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First day of budget setting shows small changes

First day of budget setting shows small changes

Idaho Freedom Foundation staff
February 23, 2010
Idaho Freedom Foundation staff
Author Image
February 23, 2010

The first day of setting the next Idaho state budgets saw some additional reductions, but more will be coming as lawmakers tackle larger agencies.  These budgets would start in July.  All the department budgets set on Monday receive money from outside the general fund, so aren’t directly affected by the decision to lower state revenue projections by $59 million to $2.29 billion from Gov. Butch Otter’s recommended $2.43 billion.  All told, lawmakers on the Joint-Finance Appropriations Committee trimmed just $151,900 from the governor’s recommendations for departments for the next year, though some agencies will see large reductions or increases from their budget for the current year.

The biggest reduction is in the Office of Energy Resources (OER), which is losing $40 million in federal stimulus dollars and $16 million overall.  Without stimulus money, the OER’s budget is less than $3 million.  It’s likely that the OER will have some stimulus money left when the current fiscal year ends in June.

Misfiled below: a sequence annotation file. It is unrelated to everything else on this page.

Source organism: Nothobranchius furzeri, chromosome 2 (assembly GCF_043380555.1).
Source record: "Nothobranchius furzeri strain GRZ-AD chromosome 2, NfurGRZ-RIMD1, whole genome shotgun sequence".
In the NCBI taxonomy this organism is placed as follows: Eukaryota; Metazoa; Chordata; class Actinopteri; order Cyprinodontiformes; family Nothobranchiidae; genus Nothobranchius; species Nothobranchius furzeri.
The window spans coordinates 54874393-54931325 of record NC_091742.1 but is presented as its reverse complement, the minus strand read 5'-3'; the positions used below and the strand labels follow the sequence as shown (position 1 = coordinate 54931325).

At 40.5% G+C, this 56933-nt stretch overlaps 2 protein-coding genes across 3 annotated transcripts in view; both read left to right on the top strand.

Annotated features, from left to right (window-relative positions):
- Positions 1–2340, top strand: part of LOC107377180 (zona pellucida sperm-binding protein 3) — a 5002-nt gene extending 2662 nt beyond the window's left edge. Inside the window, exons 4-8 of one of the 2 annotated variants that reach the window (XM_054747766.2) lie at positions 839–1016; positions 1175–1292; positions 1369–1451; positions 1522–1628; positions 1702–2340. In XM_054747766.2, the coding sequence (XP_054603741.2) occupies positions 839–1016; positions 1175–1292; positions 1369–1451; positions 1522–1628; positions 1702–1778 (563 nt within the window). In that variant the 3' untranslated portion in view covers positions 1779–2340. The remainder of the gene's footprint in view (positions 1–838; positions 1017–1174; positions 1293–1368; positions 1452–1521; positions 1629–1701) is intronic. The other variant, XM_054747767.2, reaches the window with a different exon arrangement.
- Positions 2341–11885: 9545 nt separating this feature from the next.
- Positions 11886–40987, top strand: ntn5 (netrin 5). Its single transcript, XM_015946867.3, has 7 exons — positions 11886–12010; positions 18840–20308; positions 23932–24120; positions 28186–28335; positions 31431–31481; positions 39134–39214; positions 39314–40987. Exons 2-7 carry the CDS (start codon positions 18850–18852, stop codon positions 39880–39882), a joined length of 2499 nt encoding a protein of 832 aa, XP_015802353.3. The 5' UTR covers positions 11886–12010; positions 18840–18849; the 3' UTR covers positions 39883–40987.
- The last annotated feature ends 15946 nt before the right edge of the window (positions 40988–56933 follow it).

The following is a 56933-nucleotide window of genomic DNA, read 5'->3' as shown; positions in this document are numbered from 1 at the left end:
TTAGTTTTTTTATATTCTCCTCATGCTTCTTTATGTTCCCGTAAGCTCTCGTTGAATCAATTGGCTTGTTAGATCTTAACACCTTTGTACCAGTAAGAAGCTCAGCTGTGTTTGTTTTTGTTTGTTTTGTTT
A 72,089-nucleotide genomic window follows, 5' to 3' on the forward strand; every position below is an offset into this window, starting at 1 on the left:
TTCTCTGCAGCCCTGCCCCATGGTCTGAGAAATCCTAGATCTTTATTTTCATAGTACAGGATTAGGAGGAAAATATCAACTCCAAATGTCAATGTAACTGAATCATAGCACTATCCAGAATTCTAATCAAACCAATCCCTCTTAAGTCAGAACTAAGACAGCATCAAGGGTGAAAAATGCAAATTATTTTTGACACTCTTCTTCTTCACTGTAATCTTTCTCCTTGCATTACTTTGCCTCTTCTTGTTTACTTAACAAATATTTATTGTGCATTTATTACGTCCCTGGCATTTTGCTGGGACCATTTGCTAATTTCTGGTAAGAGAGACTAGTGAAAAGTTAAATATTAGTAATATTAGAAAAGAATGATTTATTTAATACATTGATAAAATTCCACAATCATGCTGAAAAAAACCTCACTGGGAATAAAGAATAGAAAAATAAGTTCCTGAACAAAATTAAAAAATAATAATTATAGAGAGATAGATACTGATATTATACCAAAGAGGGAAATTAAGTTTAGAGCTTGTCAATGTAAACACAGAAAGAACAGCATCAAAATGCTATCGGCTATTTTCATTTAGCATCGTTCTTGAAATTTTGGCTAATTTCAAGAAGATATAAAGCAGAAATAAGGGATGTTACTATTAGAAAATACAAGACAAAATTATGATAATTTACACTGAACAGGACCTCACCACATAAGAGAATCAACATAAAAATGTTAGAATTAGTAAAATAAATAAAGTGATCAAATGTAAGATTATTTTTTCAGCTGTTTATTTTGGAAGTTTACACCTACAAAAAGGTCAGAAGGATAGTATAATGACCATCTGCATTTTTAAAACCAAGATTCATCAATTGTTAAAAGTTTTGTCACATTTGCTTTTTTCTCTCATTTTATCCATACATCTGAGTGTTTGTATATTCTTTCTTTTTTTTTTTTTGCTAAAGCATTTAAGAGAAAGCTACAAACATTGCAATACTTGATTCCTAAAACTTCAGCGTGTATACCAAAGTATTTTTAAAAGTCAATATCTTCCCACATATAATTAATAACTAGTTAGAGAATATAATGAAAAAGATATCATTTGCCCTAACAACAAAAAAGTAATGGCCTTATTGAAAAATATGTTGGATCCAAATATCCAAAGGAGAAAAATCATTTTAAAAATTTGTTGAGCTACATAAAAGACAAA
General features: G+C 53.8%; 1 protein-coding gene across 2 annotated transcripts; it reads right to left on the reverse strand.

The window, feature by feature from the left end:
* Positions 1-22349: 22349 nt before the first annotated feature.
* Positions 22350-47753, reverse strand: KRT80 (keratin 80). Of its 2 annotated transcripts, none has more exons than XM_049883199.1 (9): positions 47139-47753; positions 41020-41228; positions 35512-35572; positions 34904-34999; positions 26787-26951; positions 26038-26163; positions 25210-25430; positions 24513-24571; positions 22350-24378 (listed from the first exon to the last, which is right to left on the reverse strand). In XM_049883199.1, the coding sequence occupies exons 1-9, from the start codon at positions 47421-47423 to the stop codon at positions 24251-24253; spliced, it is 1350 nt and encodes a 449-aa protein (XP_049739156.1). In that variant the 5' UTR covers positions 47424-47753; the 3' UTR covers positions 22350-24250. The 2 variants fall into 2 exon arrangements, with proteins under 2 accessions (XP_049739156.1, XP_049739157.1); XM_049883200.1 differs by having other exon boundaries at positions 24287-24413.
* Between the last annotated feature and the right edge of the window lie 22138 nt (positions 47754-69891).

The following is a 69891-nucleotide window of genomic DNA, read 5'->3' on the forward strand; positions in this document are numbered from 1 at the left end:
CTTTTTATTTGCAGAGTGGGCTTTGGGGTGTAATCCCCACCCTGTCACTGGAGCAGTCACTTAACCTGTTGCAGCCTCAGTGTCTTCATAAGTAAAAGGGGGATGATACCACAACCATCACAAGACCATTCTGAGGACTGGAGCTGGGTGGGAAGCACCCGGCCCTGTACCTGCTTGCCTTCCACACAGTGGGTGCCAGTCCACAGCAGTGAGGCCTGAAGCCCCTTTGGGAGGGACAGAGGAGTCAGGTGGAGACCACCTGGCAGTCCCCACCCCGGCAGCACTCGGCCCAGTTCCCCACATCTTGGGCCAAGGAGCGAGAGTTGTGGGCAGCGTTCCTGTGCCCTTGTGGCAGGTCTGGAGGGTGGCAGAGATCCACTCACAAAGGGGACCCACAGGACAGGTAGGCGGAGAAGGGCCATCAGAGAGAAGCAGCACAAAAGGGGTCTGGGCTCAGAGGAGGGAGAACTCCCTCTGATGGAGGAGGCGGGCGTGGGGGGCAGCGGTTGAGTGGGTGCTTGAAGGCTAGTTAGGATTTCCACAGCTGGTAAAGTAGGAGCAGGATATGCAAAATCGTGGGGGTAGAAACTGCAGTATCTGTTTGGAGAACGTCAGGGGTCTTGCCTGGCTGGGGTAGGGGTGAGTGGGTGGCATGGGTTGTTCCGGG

No other state department with its budget set Monday saw a reduction of federal and dedicated funding of more than $1 million, though the largest agency on the docket was the Industrial Commission, with a $17 million yearly budget.  Lawmakers on JFAC wrote in the Industrial Commission’s budget that they’d like the agency to study sharing office space with the Division of Vocational Rehabilitation and the Commission for the Blind.  Other state agencies that saw spending reductions were the Department of Commerce, Department of Finance, and Endowment Fund Investment Board (EFIB).  The budget for the EFIB included intent language on the transfer of an additional $22 million to public schools from the Public School Earnings Reserve Fund, which the EFIB controls.

Two departments saw funding increases.  The Lava Hot Springs Foundation received an extra $500,000 to pay down a $1.1 million loan.  The Public Utilities Commission will receive a $109,200 budget increase.

JFAC will start setting budgets on Tuesday for agencies that receive money from the state’s general fund, including the Judicial Branch and Department of Judicial Corrections. All the department budgets set by JFAC must be approved by both chambers of the Legislature

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